MANILA - One of Sen. Pia Cayetano's staff has been infected with the coronavirus disease 2019 (COVID-19), the Senate Secretary said Thursday, the fourth Senate worker who tested positive for the disease.
The unnamed staff got the virus from a "person close to her family," Senate Secretary Myra Marie Villarica said in a statement.
"She reported for work on March 11, the last day of session, but did not go to the plenary hall. She did not manifest any of the symptoms of COVID-19 then. It was only after March 11 that she exhibited symptoms," Villarica said.
The staff member, and other employees of Cayetano with whom she was in contact, did not come to the Senate on March 23, when the chamber held a special session to pass a law that will grant special powers to President Rodrigo Duterte in addressing the public health emergency.
The Senate Medical Team is in the process of contact tracing, and has advised other Senate employees to "impose quarantine measures and give assistance in the testing of our employees as needed," Villarica said.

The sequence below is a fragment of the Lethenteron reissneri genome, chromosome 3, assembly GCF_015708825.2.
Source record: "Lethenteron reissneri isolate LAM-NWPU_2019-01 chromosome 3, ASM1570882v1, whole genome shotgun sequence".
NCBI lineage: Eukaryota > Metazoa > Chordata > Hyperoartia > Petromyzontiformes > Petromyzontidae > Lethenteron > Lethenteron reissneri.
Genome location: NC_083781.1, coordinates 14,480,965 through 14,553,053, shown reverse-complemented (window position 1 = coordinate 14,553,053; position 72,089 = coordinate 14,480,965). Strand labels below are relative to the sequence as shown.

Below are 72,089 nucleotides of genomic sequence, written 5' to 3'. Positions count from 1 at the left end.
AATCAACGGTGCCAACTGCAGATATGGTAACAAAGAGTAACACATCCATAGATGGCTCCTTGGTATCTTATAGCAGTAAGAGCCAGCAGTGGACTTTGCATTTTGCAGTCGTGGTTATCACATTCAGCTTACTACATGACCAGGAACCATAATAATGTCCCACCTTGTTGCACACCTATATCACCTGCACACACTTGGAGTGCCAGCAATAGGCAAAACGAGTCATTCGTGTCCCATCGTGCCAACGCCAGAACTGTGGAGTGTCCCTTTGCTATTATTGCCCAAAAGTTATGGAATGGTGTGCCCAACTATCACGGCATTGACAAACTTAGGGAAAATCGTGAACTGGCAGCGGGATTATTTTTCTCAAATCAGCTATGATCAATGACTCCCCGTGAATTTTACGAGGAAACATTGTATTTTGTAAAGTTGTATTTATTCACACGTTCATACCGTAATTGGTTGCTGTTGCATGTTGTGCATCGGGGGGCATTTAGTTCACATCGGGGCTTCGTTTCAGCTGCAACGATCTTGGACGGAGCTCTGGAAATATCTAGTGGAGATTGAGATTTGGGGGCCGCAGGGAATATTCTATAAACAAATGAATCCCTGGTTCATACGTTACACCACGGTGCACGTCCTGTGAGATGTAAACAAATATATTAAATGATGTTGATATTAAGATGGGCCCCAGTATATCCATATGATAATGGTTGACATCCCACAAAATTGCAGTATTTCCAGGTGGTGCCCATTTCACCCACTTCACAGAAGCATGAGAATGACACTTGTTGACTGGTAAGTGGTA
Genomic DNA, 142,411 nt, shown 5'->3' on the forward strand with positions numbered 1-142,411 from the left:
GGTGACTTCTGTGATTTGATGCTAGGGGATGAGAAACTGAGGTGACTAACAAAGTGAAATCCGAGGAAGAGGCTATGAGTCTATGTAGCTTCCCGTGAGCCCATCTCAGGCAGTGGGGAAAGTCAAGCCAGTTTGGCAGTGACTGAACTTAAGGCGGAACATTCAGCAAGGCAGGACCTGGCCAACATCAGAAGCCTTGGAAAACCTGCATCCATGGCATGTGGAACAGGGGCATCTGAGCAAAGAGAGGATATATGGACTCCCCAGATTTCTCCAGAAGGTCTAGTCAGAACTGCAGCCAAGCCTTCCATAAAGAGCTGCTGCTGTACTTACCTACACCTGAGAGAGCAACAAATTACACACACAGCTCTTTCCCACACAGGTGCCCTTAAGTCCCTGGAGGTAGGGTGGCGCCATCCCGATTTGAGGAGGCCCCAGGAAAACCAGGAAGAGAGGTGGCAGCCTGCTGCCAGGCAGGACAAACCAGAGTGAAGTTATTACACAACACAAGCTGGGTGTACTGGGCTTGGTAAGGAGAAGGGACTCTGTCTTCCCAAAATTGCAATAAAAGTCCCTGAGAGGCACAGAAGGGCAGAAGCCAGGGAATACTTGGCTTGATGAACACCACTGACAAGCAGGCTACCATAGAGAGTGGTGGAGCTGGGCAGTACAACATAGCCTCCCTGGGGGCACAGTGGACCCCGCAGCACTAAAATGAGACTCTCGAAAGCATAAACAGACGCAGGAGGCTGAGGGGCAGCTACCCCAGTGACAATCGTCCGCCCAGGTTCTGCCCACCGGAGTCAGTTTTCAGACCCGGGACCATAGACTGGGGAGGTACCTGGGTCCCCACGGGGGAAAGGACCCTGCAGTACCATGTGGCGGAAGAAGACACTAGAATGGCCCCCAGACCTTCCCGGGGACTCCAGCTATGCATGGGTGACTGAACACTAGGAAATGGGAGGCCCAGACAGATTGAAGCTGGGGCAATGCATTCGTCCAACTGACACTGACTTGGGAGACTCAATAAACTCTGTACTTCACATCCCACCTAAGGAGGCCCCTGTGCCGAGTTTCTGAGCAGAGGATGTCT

"Rest assured that all measures are being undertaken by the Senate and the Office of Senator Cayetano to address the needs of the patient," Villarica said.
"We need to rise above these extraordinary situation. Be more patient, calm, prayerful and informed."
Earlier this month, the Senate building was restricted as the establishment was disinfected after a resource person who attended a March 5 hearing tested positive for the coronavirus.
Senators Sherwin Gatchalian and Nancy Binay, who both attended the said hearing, tested negative for COVID-19.
Senate Majority Leader Juan Miguel Zubiri and senators Sonny Angara and Aquilino "Koko" Pimentel III - who were not in the said hearing - also confirmed to have acquired the disease.
Senate President Vicente Sotto III said there is no need to conduct another disinfection in the Senate.
"We already did that (disinfection). The 3 senators have not gone to the Senate since the last session day," Sotto told ABS-CBN News.
The Senate is currently on its 2-month Holy Week break, but Sotto still advised the chamber's employees to stay at home and test for the disease if possible.
"If given the opportunity, go for a test. Many have undergone rapid testing anyway. Private [testing] ha, not government," he said, referring to how lawmakers were earlier bashed for taking the COVID-19 test despite being asymptomatic.